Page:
I do think what people cannot understand is the complete reversal
from the way British Steel said they wanted to go in 1995; when
they said they wanted to lock in the technology departments into
the businesses, and even said that a separate organisation within
the company for technology would be the worst thing that they
could possibly do; yet that is exactly what they are doing. People
cannot understand exactly what is happening here. I do think it
is having an effect on the way people are operating. It has got
to be detrimental.
(Mr Jones) On behalf of the Welsh Technology Centre,
I would just like to say that morale is really at rock bottom
there and it does have an effect on productivity. The Dutch approach
is a different way of working. A lot of time is spent accounting
for time but there is a real fear for the future and that is affecting
people's outlook a lot.
67. Your memorandum to the Committee states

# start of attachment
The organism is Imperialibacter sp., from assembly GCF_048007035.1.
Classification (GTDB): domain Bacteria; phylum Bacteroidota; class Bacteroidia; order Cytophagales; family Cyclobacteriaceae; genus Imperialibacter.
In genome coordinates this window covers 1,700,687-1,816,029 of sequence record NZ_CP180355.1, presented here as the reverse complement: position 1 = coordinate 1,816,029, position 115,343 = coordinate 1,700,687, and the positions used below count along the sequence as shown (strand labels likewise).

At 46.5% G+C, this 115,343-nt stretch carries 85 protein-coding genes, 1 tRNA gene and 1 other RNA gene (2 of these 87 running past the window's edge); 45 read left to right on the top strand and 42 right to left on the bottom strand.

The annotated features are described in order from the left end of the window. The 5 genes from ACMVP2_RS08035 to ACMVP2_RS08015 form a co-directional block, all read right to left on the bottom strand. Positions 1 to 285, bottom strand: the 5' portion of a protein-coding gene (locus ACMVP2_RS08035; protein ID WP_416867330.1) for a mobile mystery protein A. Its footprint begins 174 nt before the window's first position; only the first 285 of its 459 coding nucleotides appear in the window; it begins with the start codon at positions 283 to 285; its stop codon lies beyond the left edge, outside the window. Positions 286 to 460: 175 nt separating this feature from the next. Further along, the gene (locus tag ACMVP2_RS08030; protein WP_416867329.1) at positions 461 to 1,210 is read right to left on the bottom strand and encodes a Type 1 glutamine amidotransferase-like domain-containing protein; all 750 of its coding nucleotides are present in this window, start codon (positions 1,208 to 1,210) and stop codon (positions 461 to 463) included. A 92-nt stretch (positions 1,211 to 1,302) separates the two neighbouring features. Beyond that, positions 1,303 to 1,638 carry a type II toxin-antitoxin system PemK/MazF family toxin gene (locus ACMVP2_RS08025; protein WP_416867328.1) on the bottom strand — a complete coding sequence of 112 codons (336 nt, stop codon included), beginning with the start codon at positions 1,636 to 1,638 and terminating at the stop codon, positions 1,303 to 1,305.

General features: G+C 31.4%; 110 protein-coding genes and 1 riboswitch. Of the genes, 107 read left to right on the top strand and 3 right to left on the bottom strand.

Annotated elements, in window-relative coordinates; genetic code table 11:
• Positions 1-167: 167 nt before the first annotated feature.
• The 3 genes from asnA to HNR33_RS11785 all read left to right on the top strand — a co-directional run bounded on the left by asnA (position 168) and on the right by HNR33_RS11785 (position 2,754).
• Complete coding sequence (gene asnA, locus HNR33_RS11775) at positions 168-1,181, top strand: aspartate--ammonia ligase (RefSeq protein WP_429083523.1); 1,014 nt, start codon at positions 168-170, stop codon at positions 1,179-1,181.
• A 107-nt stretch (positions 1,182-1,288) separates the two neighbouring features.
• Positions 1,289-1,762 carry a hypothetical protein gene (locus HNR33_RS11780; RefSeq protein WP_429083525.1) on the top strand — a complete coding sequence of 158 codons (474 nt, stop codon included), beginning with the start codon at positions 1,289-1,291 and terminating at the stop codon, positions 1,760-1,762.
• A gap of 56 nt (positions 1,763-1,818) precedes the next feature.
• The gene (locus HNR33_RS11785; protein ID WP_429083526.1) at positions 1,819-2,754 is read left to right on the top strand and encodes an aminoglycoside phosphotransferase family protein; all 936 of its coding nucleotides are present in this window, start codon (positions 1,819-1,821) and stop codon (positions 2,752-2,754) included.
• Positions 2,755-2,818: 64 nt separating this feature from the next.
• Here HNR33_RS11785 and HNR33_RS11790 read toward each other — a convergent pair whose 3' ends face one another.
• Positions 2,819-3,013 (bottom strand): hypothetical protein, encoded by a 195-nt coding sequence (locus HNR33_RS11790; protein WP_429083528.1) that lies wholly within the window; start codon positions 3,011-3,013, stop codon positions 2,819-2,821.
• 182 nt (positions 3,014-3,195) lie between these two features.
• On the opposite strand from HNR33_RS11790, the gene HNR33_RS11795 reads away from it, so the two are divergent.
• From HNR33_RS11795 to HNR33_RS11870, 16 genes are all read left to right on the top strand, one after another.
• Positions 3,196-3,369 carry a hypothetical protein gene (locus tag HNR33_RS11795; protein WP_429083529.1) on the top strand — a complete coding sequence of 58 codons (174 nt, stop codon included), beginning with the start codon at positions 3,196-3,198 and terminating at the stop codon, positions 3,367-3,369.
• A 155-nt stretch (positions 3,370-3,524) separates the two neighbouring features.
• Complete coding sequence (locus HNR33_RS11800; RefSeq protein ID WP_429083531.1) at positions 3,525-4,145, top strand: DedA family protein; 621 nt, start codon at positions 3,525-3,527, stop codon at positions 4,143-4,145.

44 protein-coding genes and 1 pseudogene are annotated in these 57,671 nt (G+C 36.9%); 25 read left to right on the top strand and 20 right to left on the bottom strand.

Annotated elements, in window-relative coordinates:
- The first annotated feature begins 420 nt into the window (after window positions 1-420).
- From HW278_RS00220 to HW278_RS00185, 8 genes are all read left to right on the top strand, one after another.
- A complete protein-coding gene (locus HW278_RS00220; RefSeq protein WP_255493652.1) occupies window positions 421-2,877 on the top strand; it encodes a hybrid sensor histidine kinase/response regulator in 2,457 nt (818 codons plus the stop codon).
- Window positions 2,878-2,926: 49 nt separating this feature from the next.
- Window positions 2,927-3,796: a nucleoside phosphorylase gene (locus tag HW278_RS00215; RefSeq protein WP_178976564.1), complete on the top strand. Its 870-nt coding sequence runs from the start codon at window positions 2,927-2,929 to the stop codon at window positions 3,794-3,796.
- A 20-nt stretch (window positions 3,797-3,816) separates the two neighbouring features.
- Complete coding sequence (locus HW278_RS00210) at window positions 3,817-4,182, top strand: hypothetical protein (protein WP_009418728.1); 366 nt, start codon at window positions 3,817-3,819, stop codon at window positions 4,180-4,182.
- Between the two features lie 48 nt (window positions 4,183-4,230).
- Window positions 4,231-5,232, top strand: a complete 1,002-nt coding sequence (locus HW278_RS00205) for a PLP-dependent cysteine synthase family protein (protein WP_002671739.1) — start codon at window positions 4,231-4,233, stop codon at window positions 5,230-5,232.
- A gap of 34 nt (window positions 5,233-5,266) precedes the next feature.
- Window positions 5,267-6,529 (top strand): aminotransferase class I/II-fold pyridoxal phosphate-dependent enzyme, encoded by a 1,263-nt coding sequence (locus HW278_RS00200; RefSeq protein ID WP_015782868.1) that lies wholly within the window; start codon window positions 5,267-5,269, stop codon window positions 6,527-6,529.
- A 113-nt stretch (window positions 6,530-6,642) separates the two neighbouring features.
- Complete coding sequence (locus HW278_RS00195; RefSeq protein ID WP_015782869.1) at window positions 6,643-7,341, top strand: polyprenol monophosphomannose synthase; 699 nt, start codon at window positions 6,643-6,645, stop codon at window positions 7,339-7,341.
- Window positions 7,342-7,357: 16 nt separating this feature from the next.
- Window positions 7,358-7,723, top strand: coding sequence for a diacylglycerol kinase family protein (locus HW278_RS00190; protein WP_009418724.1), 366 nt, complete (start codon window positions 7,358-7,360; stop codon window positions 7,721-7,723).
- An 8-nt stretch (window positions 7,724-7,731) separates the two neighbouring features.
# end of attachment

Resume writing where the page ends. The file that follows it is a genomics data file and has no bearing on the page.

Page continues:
that: "merging with an organisation whose goal appears to
favour longer term objectives should be beneficial in achieving
this change in emphasis." The merger has been in place for
a year. Do you think there is any sign that Corus has adopted
a more long-term attitude to R&D than was previously prevalent
in British Steel?
(Mr Hopwood) I would say no. Traditionally, in the
United Kingdom, the customer has been the production plants. They
have always been very, very careful about the amount of money
they wanted to spend on R&D. Recently in Teesside, for instance,
they have suggested that they are only prepared to support R&D
until 2001. They are not prepared to spend more than something
like £200,000. It has always been difficult and I certainly
do not see the introduction of a third party, Dutch colleagues,
as changing that very much; although it has got to be said that
the new Director, Hans de Wit, does appear to be very committed
to technology and is certainly talking a good fight.
68. To cite one specific example, there is a
crisis in the British Rail industry at the moment. One of the
factors in that crisis which seems to be emerging is the actual
properties of the steel used and design of rails. Have you got
the R&D capacity to tackle a problem like that effectively
(Mr Treadgold) I believe the answer to that is yes.
We do have a group of people based in our technology centre in